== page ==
“My dad taught me how to pack.”
Negative Space is a new short film from Max Porter and Ru Kuwahata that depicts a father-and-son relationship through the act of packing a suitcase. Based on a 150-word prose poem by Ron Koertge, the five-and-a-half-minute adaptation employs handmade stop-motion animation to bring visual metaphor and subtext to the original words.
A filmmaking duo based in Baltimore, MD, Porter and Kuwahata have collaborated for more than a decade as Tiny Inventions, directing short films, TV commercials, music videos and comics. Produced by Ikki Films and Manuel Cam Studio in France, Negative Space is their fourth professional film.
When reading Koertge’s text, Kuwahata connected with the characters on a deeply, personal level. As an airline pilot, Ru’s father traveled often when she was growing up and one of the most vivid images of her childhood is her father’s packing list pinned to the wall of his study. Max and Ru mined their own childhood memories of specific objects, textures and banal routines to portray the small things that make up a large part of life.
After the initial development of Negative Space, Porter and Kuwahata submitted a project proposal to the CICLIC Animation Center, a production residency located in Vendôme, France. Later, they teamed up with French animation production company IKKI FILMS and co-producer Manuel Cam Studio to realize the project over a nine-month period. The entire Negative Space team brought their artistry and passion into the compact narrative. Living and working in four different locations in France during the production, Max and Ru became professional packers.
Negative Space began its festival run in June and has screened at more than 85 events, winning over 25 prizes including nine Grand Prix/Best Animated Short awards. The short has qualified for Academy consideration by winning the grand prize at this year’s Anima Mundi. It also screened at the recent ANIMATION IS FILM Festival as part of a “Songs of Love and Death” package curated by Women in Animation.
Negative Space is available for viewing online for a two-seek window. Watch the full short through November 5, courtesy of distributor Arte, along with the trailer and making-of video below, and then scroll down further for a Q&A with Porter and Kuwahata about the making of the film:
How long did Negative Space take to produce, and how many artists worked on the film?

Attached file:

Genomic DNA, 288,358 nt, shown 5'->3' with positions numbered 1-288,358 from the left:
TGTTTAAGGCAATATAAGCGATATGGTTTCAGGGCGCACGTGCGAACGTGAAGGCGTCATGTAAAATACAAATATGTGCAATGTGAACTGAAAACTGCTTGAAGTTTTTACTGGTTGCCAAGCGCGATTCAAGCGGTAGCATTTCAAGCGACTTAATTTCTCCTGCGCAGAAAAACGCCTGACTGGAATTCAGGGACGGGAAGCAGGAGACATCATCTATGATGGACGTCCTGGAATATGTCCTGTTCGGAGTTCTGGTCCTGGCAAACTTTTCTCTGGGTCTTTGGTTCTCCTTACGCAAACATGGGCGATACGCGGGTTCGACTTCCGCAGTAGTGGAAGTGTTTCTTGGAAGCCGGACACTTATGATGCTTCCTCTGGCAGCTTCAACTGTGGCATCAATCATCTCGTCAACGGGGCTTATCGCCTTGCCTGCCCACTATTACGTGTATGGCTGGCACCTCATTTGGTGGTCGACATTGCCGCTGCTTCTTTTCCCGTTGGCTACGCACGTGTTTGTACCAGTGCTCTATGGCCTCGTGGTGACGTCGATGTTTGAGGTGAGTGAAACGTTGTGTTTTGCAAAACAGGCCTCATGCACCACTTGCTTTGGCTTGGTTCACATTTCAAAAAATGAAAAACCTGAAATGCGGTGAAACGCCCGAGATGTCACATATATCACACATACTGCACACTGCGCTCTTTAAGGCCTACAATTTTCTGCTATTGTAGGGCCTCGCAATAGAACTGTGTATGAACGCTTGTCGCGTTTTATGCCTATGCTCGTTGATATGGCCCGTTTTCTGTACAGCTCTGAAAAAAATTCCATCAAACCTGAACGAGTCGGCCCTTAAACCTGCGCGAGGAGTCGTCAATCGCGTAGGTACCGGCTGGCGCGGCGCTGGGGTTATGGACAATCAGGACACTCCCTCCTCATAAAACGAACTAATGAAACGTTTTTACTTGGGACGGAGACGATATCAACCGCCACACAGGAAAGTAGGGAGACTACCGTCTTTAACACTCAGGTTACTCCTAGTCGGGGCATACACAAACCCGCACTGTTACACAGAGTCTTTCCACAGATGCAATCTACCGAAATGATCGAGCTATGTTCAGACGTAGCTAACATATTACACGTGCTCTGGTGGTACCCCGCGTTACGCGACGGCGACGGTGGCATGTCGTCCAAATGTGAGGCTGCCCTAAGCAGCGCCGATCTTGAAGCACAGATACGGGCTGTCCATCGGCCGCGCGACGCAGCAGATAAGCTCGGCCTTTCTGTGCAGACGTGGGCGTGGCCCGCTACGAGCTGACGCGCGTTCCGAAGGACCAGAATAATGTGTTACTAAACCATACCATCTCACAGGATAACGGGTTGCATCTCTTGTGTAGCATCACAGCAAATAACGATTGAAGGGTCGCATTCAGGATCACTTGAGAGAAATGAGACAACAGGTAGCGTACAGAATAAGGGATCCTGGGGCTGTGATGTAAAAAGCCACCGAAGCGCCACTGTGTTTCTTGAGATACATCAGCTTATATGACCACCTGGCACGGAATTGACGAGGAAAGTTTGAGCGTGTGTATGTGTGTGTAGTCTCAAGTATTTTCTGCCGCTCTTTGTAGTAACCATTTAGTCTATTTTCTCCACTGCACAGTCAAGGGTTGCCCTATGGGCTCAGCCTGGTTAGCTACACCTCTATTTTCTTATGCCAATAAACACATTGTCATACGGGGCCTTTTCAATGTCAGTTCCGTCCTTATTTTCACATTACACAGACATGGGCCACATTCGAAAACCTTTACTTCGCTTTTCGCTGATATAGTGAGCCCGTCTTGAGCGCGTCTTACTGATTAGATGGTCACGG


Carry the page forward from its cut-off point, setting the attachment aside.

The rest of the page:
It took approximately two years start to finish, and the entire first year was spent on pre-production and applying for various grants in France. After that, the production fit into a nine-month schedule: three months building sets and props, three months shooting, and three months post-production.
During production, we worked with two assistants for the set/prop building phase, one to four people (animator, cinematographer, production assistant) depending on the week during the shooting, and one additional compositor any given time for post.
Then the sound department: VO actor, composer/sound designer, mix and recording, etc.
The two of you live and work in Baltimore, but the film was produced in France. How did that come to happen?
Max Porter: In the US, short films tend to be something you do when you’re a student as an exercise to learn the craft, or a professional labor-of-love designed to lead to something else. Shorts don’t really have their own intrinsic commercial value and, consequently, there’s not much of a support system in place for them. France tends to look at shorts as their own art form, recognizes them as important to their national cinema history (La Jetée, Red Balloon), and has built a strong grant system to support them financially. There are also great distribution models for shorts like the broadcast channel, Arte.
Ru Kuwahata: A friend of ours recommended that we submit our project to a competition organized by La Maison des Scenarists, and when we were selected, we had the opportunity to participate a producers round table session at the Clermont-Ferrand Short Film Festival in France. A sweet encounter happened in during a conference there, when a lady spilled pot of coffee on my white scarf and a producer from Ikki Films, Nidia Santiago, helped clean it up.
Once we received an initial grant from CICLIC Animation Center and the producers at IKKI Films agreed to work with us, we were headed for a fun journey together.
How did you adapt a short poem into a five-minute script?